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EVGA GTX660 + ASUS M4N72-E compatibility issues?

ReizlaReizla AlkmaarPosts: 3,301Member Uncommon
Here's the deal. I've had my ASUS M4N72-E mainboard for 3 years now and it's still in good working order. I've been running a GTX460 SLI configuration on it for the last year or so.

When one of my EVGA GTX460s broke down I sent it RMA and after 3 months or problems (mine & EVGA's fault) it was replaced with a GTX660 earlier this week. Since I took the GTX460 from my son's PC to keep SLI running, I dropped the GTX660 in his. There the card is running perfectly.

Today I tested the card in my system to compare performance with the GTX460 SLI configuration. Oddly enough, the moment I dropped the GTX660 in my system, my system kept crashing and hanging itself up. I've updated drivers, removed AVG as virus scanner and cleaned up my registry with PC Tools. Nothing weird found, but still the problem of the GTX660 crashing and hanging up my system remained.

Now I'm back with my GTX460 SLI configuration and it looks like all is stable again...

My system:
ASUS M4N72-E
AMD Phenom X6 1090T BE @3.2Ghz
8Gb memory 800Mhz DDR2 - 2x2Gb Corssair and 2x2Gb ICIDU
Creative X-Fi Fatal1ty Champion
Windows 7 x64 Ultimate

Anyone has an idea what the problem might be with the GTX660 in the above configuration? I really would like to run it in my system because of the much better performance with DX10/DX11 games ;-)

AsRock 990FX Extreme3
AMD Phenom II 1090T ~3.2Ghz
GEiL 16Gb DDR3 1600Mhz
ASUS GTX970 3x HD monitor 1920x1080

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Comments

  • lugallugal Escondido, CAPosts: 639Member Uncommon
    Asus has a history of problems with their mobo's. Usually fixed with flashing a new bios. Not sure if that is the issue, but seeing how asus bios can be causing this, I'd check that.

    Roses are red
    Violets are blue
    The reviewer has a mishapen head
    Which means his opinion is skewed
    ...Aldous.MF'n.Huxley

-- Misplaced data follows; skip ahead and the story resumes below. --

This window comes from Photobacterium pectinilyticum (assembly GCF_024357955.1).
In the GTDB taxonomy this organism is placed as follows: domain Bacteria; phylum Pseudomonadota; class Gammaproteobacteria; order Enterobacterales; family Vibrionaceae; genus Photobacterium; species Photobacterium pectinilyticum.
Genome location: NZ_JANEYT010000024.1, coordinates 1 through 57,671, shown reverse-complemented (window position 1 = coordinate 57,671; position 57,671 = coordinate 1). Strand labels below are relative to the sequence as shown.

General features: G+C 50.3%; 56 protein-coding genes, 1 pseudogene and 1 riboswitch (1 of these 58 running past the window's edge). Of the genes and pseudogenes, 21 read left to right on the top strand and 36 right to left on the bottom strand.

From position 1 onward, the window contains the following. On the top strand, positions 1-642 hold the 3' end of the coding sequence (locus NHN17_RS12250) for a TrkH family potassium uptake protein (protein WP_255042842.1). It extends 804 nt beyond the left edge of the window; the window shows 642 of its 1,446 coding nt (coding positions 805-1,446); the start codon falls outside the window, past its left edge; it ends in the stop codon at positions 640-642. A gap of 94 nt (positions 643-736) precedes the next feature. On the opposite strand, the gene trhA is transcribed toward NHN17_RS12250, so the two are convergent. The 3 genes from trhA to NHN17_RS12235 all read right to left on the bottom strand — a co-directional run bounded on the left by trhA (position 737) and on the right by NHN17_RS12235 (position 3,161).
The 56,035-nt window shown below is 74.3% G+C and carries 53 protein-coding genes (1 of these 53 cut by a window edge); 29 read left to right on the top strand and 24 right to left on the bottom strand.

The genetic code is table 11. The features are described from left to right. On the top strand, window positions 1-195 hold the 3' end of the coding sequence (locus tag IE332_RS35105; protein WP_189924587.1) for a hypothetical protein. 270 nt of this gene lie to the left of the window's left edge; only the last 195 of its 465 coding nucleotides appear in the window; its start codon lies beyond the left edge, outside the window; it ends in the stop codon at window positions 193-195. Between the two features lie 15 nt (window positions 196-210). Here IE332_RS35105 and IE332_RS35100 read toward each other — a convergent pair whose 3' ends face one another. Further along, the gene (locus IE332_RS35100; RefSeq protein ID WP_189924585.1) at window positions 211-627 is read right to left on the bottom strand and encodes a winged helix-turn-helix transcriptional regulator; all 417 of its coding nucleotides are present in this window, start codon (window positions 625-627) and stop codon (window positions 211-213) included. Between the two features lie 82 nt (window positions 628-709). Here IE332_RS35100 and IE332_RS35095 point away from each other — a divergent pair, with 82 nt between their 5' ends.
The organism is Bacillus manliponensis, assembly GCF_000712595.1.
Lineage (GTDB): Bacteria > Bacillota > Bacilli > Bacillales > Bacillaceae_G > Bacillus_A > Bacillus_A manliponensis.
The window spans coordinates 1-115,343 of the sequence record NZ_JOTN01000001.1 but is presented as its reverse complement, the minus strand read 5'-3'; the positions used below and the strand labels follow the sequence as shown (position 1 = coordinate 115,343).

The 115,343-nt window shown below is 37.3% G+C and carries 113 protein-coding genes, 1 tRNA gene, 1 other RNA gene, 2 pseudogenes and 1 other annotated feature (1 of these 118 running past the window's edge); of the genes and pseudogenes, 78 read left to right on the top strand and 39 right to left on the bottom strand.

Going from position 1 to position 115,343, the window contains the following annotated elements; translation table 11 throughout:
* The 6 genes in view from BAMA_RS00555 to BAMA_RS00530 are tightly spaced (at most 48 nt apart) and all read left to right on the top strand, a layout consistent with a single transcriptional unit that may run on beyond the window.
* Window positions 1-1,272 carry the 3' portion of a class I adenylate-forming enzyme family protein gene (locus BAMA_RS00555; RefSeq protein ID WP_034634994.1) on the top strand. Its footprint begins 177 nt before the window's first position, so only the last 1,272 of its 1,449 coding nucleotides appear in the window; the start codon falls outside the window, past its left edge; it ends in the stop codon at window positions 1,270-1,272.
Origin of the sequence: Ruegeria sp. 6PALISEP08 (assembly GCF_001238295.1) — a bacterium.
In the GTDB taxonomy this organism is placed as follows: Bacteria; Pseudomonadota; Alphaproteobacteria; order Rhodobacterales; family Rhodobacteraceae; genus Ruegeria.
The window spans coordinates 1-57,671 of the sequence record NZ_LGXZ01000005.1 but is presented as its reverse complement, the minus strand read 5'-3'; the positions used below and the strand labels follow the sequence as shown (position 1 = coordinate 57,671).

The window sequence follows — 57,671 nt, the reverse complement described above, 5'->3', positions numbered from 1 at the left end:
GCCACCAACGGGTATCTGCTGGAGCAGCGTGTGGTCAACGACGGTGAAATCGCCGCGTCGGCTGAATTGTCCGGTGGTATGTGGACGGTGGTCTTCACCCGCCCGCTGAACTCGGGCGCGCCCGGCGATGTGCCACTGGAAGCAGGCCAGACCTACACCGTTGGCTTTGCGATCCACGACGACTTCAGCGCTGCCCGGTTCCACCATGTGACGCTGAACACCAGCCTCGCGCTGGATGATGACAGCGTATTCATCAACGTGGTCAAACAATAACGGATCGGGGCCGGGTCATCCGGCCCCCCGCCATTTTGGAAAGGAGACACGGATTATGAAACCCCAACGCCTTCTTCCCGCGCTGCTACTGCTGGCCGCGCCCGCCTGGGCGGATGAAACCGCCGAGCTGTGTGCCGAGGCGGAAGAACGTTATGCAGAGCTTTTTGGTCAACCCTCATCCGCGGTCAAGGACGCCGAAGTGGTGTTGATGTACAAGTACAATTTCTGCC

• Odinthedark1Odinthedark1 Linden, NJPosts: 330Member

    Lately me and a couple of my friends also have had issues with Windows 7 becoming corrupt, resulting in freezing every now and then, as well as programs not working at all where as they used to...i reset my windows 7 OS 2 times cause of this and eventually just upgraded to windows 8 (Was running it on my gaming laptop and had nowhere near as many issues throughout the year and a half ive owned it)....id try doing the BIOS thing first but keep in mind as a last resort you can try refreshing windows,before that id like to recommend a program that seemed to work temporarily at pushing the corruption away...http://www.iobit.com/advancedsystemcareper.php its free, run the scan with all options checked, clean your computer out, as well as maybe trying some of the other tools in the toolbox, one of the best programs ive found.

    Edit: if you havent done so already, also before trying all of the above make sure the 660 is in the primary slot as its the more powerful card.

  • FlyinDutchman87FlyinDutchman87 London MIlls, ILPosts: 247Member Uncommon
    How big of a PSU are you running?
  • ReizlaReizla AlkmaarPosts: 3,301Member Uncommon

    Originally posted by lugal
    Asus has a history of problems with their mobo's. Usually fixed with flashing a new bios. Not sure if that is the issue, but seeing how asus bios can be causing this, I'd check that.

    Sadly, this mainboard is already pretty old (2009/2010) and I have the latest BIOS already flashed into it.

    Originally posted by FlyinDutchman87
    How big of a PSU are you running?

    10x10x7cm? :D

    PSU is not the problem (720W to answer your question). GTX460 in SLI eats a lot more power than a single GTX660. Heck, even a single GTX660 uses less power than a single GTX460 (1 vs 2 6-pins power plugs on the card).

     

    I think I might have found the problem though. The M4N72-E is a AM3 board with PCIe 2.0 support, while the board in my son's PC is a newer model (M5A74 series) which uses the AMD 760 chipset that does support PCIe 3.0. With the GTX460 being a PCIe 2.0 card and the GTX660 a PCIe 3.0 card I can only assume that there's the source of my problem...

     

    AsRock 990FX Extreme3
    AMD Phenom II 1090T ~3.2Ghz
    GEiL 16Gb DDR3 1600Mhz
    ASUS GTX970 3x HD monitor 1920x1080

  • Odinthedark1Odinthedark1 Linden, NJPosts: 330Member
    Originally posted by Reizla

    Originally posted by lugal
    Asus has a history of problems with their mobo's. Usually fixed with flashing a new bios. Not sure if that is the issue, but seeing how asus bios can be causing this, I'd check that.